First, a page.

Why are salmon numbers declining on the River Tweed?

Declining salmon numbers on the world-famous River Tweed is having an impact on the Borders economy with fewer anglers visiting and staying locally.

In less than a decade catches have gone from an all-time high of 23,000 to just 5,510 in 2019.

23,000

salmon swam in the River Tweed.

5,010

salmon recorded in the Tweed in 2019.

French White, from the Hawick Angling Club, has fished in the Tweed District for decades. He said: "At the moment I would describe it as the lowest I've seen, in over 50 years of fishing.

"It's affecting us very badly, financially - our ticket sales are less than half on what they were ten years ago, but our rents and rates are going up and it's quite a burden on the club. Are we going to be able to sustain it?"

Scientists from the Tweed Foundation - a charity that protects freshwater fish and their habitats - are looking for sponsors to fund an in depth study they hope will help.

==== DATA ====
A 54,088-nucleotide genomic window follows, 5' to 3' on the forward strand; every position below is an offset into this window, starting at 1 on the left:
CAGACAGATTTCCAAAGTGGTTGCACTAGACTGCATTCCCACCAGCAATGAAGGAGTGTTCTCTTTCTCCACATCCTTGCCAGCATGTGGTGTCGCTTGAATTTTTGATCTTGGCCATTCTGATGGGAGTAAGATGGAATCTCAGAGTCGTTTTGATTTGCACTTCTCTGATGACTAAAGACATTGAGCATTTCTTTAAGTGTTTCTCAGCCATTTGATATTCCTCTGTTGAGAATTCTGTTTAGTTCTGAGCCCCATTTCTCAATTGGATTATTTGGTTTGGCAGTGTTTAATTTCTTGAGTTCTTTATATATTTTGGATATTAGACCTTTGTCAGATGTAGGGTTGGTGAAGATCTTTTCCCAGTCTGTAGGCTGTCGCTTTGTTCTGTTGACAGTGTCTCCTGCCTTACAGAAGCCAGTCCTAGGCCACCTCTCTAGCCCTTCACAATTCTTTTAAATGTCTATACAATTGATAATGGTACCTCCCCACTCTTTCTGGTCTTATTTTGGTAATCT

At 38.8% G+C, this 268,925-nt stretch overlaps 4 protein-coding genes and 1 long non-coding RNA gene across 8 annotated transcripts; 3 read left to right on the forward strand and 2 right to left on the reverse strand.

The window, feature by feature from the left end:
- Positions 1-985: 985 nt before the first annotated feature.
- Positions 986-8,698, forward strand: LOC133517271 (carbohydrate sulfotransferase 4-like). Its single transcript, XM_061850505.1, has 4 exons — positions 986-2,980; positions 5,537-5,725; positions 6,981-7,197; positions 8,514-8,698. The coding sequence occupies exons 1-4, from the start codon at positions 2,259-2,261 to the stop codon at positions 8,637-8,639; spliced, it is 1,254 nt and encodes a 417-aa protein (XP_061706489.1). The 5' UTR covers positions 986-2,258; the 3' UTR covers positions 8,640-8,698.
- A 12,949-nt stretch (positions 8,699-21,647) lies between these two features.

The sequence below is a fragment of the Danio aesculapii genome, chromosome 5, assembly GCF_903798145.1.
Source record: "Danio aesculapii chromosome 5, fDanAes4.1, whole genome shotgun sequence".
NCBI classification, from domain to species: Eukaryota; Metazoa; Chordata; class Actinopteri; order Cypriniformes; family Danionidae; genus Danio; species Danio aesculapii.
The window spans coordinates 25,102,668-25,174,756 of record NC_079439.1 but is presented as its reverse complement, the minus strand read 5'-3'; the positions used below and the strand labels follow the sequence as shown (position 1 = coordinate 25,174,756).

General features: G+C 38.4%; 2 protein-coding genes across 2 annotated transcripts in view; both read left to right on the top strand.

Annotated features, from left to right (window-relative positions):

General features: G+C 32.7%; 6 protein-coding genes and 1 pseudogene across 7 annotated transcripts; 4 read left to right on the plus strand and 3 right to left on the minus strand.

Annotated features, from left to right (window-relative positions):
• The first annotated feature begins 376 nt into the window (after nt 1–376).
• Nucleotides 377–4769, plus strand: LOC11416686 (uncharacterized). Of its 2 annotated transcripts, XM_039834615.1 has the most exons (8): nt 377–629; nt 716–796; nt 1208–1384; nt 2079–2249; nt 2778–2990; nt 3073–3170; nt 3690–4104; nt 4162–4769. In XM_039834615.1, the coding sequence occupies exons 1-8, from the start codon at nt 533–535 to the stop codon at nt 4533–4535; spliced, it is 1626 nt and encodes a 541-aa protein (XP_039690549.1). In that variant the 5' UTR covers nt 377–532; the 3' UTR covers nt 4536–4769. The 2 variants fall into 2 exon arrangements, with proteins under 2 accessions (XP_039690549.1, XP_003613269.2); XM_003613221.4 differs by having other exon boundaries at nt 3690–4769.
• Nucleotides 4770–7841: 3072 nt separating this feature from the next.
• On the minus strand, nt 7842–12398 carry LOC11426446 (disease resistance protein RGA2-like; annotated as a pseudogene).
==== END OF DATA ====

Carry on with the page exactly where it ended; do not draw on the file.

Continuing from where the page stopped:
Biologists believe the loss of young salmon, known as smolt, may be a contributing factor to the decline of numbers in the Tweed District.

Credit: PA

A tracking study was carried out found that only 16 of the 45 tagged smolts released in the Gala Water reached the North Sea.

In Spring 2020, the foundation hopes to release 150 salmon smolts into the to monitor their progress downstream and identify where losses take place. A single tag costs £275 and the foundation is suggesting a minimum donation of £25.

James Hunt, a biologist from the Tweed Foundation, said: "The question is how many smolts are making it down the river successfully from tributaries here on the gala water out to sea.

"Out at sea its probably climatic change, natural, manmade, those are the factors out at sea, but within the river we've got a number of different predators - mammal, bird and fish - and we have to be objective in the way we investigate that so we'll see where the losses are, but actually trying to pinpoint what's taking those fish or reducing survival out to see, that's the difficult bit."

In 2015, an economic impact study calculated that angling brought £24m into the region's economy, supporting the equivalent around 500 jobs.